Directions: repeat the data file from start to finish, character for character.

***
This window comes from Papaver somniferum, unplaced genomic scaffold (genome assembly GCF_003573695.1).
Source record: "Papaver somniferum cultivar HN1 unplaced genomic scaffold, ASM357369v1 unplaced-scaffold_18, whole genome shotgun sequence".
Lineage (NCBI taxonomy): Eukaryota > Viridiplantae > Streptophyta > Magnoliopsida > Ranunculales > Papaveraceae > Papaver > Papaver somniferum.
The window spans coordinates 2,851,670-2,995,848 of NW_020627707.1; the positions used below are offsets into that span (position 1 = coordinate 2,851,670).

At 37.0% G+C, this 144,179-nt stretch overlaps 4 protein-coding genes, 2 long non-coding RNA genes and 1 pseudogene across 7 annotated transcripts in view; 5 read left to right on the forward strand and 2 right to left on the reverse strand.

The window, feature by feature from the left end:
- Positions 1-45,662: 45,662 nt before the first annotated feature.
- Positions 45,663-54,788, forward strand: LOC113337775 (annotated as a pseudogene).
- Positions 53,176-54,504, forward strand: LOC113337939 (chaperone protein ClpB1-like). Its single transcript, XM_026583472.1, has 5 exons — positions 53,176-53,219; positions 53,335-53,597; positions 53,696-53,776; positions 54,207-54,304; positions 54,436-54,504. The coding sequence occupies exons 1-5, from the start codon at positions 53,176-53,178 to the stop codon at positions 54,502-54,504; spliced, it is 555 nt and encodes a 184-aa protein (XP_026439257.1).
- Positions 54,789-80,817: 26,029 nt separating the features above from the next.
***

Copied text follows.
This window comes from Papaver somniferum, unplaced genomic scaffold (genome assembly GCF_003573695.1).
Source record: "Papaver somniferum cultivar HN1 unplaced genomic scaffold, ASM357369v1 unplaced-scaffold_18, whole genome shotgun sequence".
Lineage (NCBI taxonomy): Eukaryota > Viridiplantae > Streptophyta > Magnoliopsida > Ranunculales > Papaveraceae > Papaver > Papaver somniferum.
The window spans coordinates 2,851,670-2,995,848 of NW_020627707.1; the positions used below are offsets into that span (position 1 = coordinate 2,851,670).

At 37.0% G+C, this 144,179-nt stretch overlaps 4 protein-coding genes, 2 long non-coding RNA genes and 1 pseudogene across 7 annotated transcripts in view; 5 read left to right on the forward strand and 2 right to left on the reverse strand.

The window, feature by feature from the left end:
- Positions 1-45,662: 45,662 nt before the first annotated feature.
- Positions 45,663-54,788, forward strand: LOC113337775 (annotated as a pseudogene).
- Positions 53,176-54,504, forward strand: LOC113337939 (chaperone protein ClpB1-like). Its single transcript, XM_026583472.1, has 5 exons — positions 53,176-53,219; positions 53,335-53,597; positions 53,696-53,776; positions 54,207-54,304; positions 54,436-54,504. The coding sequence occupies exons 1-5, from the start codon at positions 53,176-53,178 to the stop codon at positions 54,502-54,504; spliced, it is 555 nt and encodes a 184-aa protein (XP_026439257.1).
- Positions 54,789-80,817: 26,029 nt separating the features above from the next.